Clegg's speech: what he said – and what he meant

The Independent on Sunday's Chief Political Commentator dissects the Liberal Democrat leader's speech at the party's conference in Brighton

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"We remembered what it takes to win again. Whether from Jess Ennis or Mo Farah, Sarah Storey or David Weir."

[The obligatory incantation of the sacred Olympic magic names, or a balanced selection thereof.]

"Our party: from the comforts of opposition to the hard realities of government. Our country: from the sacrifices of austerity to the rewards of shared prosperity. Two journeys linked; the success of each depending on the success of the other. Neither will be easy and neither will be quick, but it will be worth it. And be in no doubt. If we secure our country's future, we will secure our own."

[By the end of the passage, we had forgotten that "our own" referred to the Liberal Democrats' future, so it sounded odd. What he meant was that the Liberal Democrats would be rewarded by grateful voters if the economy comes good, but aren't the Conservatives more likely to get the credit?]

"There was an article praising my leadership in The Daily Telegraph. By Alexander Boris de Pfeffel Johnson. At least he's found one party leader he's prepared to endorse in public."

[We were told that some jokes were being added at the last moment, and this was one that was not in the pre-released text, hitting back at Boris's mocking "save Clegg" column.]

"The idea that if government just deregulated a bit more as Liam Fox proposes, or borrowed and spent a bit more as Ed Balls proposes, we would, at a stroke, achieve strong and lasting growth, is just not credible."

[The old Tony Blair third way device: find two unpalatable extremes and present yourself as sweet reason in the middle. Interesting that Balls is chosen as the Scylla of the Labour Party, and that Clegg did not mention Ed Miliband (or David Cameron) once.]

"We have taken big and bold steps to support demand and boost growth. And we stand ready to do so again and again and again until self-sustaining growth returns."

[You may not have noticed, but we are already trying to abandon George Osborne's plan A, and if it doesn't work we will do a bit more of it. Again and again and again.]

"At the last Budget, we made two big announcements: that we were spending three thousand million pounds increasing the tax-free allowance, and just fifty million pounds reducing the top rate of tax while recouping five times that amount in additional taxes on the wealthiest. I insisted on the first. I conceded the second … But let me make one thing clear: Now that we have brought the top rate of tax down to 45p – a level, let's not forget, that is still higher than throughout Labour's 13 years in office – there can be no question of reducing it further in this Parliament. All future cuts in personal taxation must pass one clear test: do they help people on low and middle incomes get by and get on? It's as simple as that."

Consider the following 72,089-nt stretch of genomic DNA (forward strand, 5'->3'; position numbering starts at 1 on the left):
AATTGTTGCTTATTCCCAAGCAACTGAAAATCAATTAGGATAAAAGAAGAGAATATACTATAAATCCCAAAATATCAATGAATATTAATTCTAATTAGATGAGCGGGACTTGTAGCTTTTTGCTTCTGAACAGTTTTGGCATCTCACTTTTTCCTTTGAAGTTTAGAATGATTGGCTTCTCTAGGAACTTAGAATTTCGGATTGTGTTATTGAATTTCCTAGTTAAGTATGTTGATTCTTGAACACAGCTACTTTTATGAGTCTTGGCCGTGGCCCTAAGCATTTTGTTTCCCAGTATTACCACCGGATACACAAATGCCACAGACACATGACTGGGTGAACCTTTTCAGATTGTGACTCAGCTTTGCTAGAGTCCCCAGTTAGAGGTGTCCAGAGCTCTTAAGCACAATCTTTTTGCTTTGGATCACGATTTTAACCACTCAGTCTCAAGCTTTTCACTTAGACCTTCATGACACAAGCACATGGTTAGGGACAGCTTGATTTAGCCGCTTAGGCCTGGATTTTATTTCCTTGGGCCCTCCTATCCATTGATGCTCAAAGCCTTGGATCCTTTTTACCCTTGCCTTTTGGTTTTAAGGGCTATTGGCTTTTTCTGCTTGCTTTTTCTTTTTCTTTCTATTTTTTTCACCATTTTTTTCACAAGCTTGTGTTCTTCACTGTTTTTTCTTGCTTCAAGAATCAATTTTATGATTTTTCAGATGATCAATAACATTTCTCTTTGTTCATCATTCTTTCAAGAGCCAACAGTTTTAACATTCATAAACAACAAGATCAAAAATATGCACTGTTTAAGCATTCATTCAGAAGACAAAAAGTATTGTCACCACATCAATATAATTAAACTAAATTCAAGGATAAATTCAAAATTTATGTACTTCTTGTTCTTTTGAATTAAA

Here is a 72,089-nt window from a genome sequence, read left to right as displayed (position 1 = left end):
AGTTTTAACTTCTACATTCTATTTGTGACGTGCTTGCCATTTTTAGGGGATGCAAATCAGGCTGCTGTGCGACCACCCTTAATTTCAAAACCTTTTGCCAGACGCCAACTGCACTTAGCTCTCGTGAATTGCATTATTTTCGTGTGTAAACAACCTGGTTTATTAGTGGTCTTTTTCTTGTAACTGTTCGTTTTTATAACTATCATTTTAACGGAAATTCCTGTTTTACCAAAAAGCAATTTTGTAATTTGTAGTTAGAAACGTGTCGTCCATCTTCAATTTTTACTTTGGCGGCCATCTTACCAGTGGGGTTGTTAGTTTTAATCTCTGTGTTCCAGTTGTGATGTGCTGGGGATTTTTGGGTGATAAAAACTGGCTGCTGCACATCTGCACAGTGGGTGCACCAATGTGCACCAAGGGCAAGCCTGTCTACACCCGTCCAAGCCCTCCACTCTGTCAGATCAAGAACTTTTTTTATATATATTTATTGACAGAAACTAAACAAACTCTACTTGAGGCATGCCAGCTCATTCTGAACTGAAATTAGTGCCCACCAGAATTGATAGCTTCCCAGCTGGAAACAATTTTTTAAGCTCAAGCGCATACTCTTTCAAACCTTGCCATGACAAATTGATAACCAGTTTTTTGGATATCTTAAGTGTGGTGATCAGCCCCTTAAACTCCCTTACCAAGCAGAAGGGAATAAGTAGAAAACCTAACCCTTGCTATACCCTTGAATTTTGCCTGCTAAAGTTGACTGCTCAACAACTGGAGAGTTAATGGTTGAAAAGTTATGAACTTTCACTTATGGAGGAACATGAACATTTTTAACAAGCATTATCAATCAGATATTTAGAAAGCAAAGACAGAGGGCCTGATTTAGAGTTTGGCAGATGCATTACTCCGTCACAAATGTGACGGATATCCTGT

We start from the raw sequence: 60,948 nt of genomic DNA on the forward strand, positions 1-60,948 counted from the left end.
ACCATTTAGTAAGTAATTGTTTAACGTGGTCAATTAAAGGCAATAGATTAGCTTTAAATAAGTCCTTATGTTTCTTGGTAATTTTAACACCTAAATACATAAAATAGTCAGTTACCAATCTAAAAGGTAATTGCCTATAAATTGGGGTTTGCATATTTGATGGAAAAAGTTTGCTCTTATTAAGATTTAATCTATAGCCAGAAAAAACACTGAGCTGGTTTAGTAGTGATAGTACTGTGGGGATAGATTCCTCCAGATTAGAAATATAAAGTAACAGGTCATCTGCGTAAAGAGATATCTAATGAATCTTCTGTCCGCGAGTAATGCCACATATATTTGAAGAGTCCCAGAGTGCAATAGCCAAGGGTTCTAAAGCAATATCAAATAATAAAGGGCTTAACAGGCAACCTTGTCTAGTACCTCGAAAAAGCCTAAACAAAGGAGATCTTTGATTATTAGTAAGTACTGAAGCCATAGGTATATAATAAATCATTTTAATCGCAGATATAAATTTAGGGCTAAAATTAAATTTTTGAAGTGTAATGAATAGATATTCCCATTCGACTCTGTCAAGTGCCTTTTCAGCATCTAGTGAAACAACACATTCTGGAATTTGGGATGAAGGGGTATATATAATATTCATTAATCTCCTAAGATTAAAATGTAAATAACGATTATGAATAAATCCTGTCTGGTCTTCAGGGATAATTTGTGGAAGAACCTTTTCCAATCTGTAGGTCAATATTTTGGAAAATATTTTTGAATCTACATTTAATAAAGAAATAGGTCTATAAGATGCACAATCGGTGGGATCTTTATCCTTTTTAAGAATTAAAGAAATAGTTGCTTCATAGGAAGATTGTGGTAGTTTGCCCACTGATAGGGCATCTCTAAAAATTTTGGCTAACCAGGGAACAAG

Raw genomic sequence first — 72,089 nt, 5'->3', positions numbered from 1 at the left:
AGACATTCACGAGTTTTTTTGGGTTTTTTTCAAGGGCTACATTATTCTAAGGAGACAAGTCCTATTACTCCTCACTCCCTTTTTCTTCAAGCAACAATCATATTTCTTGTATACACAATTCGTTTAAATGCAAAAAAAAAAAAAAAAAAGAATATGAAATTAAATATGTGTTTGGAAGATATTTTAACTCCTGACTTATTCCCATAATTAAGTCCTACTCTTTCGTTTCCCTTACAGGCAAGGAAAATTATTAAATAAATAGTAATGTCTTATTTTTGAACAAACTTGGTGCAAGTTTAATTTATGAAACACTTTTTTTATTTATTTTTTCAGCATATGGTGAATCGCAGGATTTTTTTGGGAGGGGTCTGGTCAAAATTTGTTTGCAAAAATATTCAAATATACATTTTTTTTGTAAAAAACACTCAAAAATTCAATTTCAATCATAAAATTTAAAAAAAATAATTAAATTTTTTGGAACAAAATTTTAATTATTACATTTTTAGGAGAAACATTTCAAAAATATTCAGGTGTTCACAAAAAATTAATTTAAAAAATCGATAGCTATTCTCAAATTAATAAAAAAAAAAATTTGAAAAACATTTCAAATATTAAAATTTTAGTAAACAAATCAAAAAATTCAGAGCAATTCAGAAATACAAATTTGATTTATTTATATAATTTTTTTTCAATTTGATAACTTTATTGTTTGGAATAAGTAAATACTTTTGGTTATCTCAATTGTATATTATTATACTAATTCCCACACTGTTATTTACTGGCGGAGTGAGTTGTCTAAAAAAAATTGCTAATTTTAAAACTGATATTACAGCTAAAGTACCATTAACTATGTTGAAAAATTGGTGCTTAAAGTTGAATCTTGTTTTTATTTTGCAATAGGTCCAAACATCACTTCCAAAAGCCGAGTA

[In future, but not in the past, when I "conceded".]

"How we do that – how we reshape the British state for the economic challenges of the 21st century – is a debate I want our party to lead. For there are only two ways of doing politics: by following opinion, to get yourself on the populist side of each issue, or by leading opinion, and standing on the future side of each issue. The first brings short-term rewards, of course it does. But the big prizes are for those with the courage and vision to get out in front, set the agenda and point the way."

[The Tony Blair Memorial Paragraph. No applause.]

"We will do whatever it takes to make sure your child is not left behind. A place in a summer school; catch-up classes; one-to-one tuition; we are providing the help they need. So yes, we're raising the bar. But we're ensuring every child can clear it too."

[Also, I am promising not to make any more undeliverable promises. So, yes: "ensuring" and "every child".]

"I see generations of Liberals marching towards the sound of gunfire. And yes, I see them going back to their constituencies to prepare for government. It took us a while but we got there in the end."

[So, they march towards the guns and then, when properly dead, they return to their constituencies and prepare for the next chance to break their promises? Or perhaps he meant something else.]